From endorsing to un-endorsing and back again, here's a look at the Republicans who say they can no longer endorse Trump, but can still vote for him. (Jenny Starrs/The Washington Post)

For anyone counting (and we are), that's three. Three Senate Republicans who, after The Trump Tape ™, said they wanted their party's presidential nominee to step down. And three Senate Republicans who -- for a variety of reasons that mostly boil down to wanting to avoid a fight with Trump and his supporters  -- now say they'll vote for him anyway.

The latest is Sen. Mike Crapo (R-Idaho), who has a nominal reelection battle this year in his safe red seat. He told a local radio station Friday he may want a different presidential nominee, but he's going to vote for him anyway: "[T]hough I thought and felt we needed a different choice, that’s not what we’re going to get, and we cannot elect Hillary Clinton for many reasons. ... Given that choice, I will vote for the Republican ticket: Trump and [vice presidential nominee Mike] Pence."

Sen. Deb Fischer (R-Neb.), who is not on the ballot this year, also said she'll vote for Trump after calling on him to step down. Earlier this month, Sen. John Thune (S.D.) became the highest-ranking Republican to call for Trump to quit the presidential race and then say he'll probably vote for him.

While we're not privy to internal any of these GOP senators' internal conversations, a reasonable reading of this situation is that Trump has managed to staunch the bleeding among Republicans tempted to ditch him — whether by stronger-than-expected debate performances, or by making life hard for Republicans who did bail.

Thune's apparent reversal on Trump in a matter of days is Exhibit A.

We carefully parsed Thune's words because he isn't just any senator; he's the No. 3 Senate Republican. His tweet calling on Trump to drop out of the race prompted me to write that Senate Republicans seemed poised to drop Trump altogether. His comments several days ago suggesting that he'll vote for Trump were a new sign that Senate Republicans aren't planning to ditch Trump en masse anymore.

There could be a few reasons some GOP senators have reversed their decision to jump ship.

The first is obvious: the ticking clock. Thune still thinks Trump should go, he told local reporters, but said it may be too late. (It is.) “We're several days past that now," the senator said. “And the more days that pass, the harder it's going to be for somebody else to be able to step in and become the nominee and I understand that, but I still think that would be the best solution."

Crapo seemed to hint at that scenario too, saying: "The choice we still have today and the choice we will have is between Donald Trump and Hillary Clinton."

But often the most sellable positions in politics are the easiest to explain. And this -- the 'I supported him, but now I don't, but maybe I do now' position -- is not. Thune, Crapo and Fischer think their party's nominee is so unacceptable he should step aside completely. But, failing that, they're going to vote to put him in the White House. (Huh?)

They're not the only Republicans agonizing over their Trump decision right now. A USA Today tally earlier this month found a quarter of GOP elected officials haven't endorsed Trump, or have unendorsed him. But in the midst of the hemorrhaging, Trump put up a surprisingly strong second debate performance against Democrat Hillary Clinton.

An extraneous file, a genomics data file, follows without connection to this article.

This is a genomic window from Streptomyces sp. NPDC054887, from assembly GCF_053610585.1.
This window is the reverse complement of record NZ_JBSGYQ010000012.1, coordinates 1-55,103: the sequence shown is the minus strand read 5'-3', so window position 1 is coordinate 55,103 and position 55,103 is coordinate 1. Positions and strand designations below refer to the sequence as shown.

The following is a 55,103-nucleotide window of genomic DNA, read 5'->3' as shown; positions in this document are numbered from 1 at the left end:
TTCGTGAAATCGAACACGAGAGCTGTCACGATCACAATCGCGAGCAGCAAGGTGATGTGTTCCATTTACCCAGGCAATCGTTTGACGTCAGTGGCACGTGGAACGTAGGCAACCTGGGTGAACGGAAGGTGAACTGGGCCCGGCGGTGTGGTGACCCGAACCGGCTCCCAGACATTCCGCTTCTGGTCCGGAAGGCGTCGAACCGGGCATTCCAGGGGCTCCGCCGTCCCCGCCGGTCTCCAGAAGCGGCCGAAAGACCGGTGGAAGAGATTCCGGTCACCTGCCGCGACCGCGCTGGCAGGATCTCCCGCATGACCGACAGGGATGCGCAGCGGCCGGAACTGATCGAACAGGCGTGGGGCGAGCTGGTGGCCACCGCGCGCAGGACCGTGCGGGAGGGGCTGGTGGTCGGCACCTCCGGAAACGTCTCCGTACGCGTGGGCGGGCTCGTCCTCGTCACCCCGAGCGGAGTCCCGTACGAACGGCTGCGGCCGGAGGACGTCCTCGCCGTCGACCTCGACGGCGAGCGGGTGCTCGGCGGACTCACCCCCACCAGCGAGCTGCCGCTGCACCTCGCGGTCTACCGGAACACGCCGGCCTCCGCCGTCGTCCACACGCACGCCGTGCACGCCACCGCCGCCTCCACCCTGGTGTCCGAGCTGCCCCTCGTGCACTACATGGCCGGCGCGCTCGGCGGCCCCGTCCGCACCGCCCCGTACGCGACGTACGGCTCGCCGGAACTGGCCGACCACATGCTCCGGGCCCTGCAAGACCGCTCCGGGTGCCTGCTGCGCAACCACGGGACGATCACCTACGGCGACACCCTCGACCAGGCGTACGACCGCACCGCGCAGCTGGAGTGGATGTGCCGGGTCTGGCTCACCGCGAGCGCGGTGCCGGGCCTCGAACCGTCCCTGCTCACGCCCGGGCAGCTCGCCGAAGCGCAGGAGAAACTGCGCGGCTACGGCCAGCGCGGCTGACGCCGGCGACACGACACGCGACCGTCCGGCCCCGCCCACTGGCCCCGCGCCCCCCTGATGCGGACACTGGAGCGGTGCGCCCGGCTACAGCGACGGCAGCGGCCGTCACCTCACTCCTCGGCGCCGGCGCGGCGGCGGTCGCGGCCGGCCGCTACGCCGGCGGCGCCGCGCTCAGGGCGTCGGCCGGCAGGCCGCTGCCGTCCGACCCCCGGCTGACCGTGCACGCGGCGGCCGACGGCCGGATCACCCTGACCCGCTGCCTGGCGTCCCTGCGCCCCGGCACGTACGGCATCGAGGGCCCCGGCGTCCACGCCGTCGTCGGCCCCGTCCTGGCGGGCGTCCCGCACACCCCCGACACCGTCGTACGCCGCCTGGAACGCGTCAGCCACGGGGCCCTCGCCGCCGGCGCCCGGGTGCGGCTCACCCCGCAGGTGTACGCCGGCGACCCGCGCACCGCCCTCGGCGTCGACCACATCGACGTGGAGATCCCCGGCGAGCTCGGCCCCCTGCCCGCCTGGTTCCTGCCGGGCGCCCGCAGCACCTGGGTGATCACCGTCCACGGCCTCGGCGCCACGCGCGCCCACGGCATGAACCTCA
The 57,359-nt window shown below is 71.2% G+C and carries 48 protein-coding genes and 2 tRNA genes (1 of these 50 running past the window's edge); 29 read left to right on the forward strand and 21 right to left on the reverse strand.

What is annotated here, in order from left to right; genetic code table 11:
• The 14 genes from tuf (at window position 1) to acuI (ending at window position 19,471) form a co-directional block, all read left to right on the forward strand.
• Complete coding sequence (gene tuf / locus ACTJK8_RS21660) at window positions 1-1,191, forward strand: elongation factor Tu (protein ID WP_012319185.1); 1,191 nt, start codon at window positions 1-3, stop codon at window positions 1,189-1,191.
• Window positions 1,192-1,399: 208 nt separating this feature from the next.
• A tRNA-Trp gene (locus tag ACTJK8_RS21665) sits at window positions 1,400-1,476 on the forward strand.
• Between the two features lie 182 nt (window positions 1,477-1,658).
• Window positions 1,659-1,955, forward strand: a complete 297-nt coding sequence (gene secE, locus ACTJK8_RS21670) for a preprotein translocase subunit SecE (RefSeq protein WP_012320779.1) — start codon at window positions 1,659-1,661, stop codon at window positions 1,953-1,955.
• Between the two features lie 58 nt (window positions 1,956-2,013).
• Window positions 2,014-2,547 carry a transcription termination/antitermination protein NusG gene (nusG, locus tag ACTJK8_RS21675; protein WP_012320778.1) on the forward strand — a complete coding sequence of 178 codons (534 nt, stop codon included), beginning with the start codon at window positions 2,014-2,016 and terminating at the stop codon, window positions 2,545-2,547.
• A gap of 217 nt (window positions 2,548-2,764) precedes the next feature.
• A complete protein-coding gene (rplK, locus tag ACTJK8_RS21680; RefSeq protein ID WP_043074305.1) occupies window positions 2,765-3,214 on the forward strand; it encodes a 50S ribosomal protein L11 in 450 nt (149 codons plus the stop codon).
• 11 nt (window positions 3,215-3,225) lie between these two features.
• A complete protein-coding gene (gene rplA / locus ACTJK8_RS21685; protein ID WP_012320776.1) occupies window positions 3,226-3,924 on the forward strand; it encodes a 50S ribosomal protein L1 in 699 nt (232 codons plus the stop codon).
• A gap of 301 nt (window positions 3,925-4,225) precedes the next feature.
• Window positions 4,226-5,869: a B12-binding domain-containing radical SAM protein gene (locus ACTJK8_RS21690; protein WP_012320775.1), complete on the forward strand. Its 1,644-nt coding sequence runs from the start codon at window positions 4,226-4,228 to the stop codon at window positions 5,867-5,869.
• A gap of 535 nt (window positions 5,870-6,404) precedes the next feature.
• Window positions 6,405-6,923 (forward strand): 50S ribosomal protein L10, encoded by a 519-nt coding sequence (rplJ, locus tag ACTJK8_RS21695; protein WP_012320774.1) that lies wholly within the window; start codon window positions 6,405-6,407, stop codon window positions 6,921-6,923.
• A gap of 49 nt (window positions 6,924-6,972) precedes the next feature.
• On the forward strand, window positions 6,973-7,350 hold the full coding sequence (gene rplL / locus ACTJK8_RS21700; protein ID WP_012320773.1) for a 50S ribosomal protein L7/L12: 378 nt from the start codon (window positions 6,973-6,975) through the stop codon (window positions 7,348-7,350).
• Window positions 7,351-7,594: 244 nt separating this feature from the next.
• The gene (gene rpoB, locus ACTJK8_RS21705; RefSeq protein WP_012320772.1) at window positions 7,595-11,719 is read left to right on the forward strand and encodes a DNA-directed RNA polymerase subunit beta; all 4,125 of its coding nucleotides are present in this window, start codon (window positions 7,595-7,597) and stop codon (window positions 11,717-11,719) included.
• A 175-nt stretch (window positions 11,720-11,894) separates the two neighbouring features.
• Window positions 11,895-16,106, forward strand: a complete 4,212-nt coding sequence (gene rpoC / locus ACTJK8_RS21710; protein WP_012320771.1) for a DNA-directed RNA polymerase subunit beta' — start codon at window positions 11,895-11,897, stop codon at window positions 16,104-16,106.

For a lot of nervous, skeptical Republican lawmakers, that was enough.

“The big difference between first and second was he was clearly prepared for the second one," Rep. Mark Amodei (R-Nev.) told The Fix, citing Trump's performance in the Oct. 9 debate as a reason he decided to stay with the candidate despite being repulsed by what he said.

As my colleague David Weigel wrote, Republican voters may have felt the same way after the debate:

Trump's aggressive debate performance has shored up Republican support despite a swoon in his overall polling. According to a new Wall Street Journal-NBC News poll, just 63 percent of Republican voters said in the wake of the tape's release that their party's other candidates should back Trump. After the debate — and after the high-profile Trump news conference with three women who years ago had accused Bill Clinton of sexual misconduct — that number rose to 83 percent.

Those numbers might help explain why vulnerable Republican senatorial candidates who ditched Trump in the hours after The Tape ™ was released are facing a backlash -- even if Trump struggled in the third and final debate.

Rep. Joe Heck, in a neck-and-neck race for the open Senate seat in Nevada, got booed when he rescinded his support Saturday. In Ohio, Sen. Rob Portman got rebuked by the state's highest-ranking Republican senator: “If you don't vote for the Republican, you're effectively helping the Democrat." In Wisconsin, House Speaker Paul D. Ryan — who still technically supports Trump — got heckled.

Shortly after, Trump spokeswoman Katrina Pierson appeared to suggest that Trump supporters would punish Republicans who ditch Trump by not voting for them. And on Tuesday, a popular conservative blog took her advice and suggested Wisconsin's 1st congressional District voters support Ryan's Democratic opponent instead.

Trump himself got in on the bashing of Republicans who left him, with just a few tweets starting a war with the GOP:

And that's important context to keep in mind as several GOP senators yank back their Trump criticism. We're 14 days out, and a war between the Republican Party and their standard-bearer is the last thing the GOP needs right now. Republican lawmakers such as Thune may not love Trump. But they sure like their party's congressional majorities.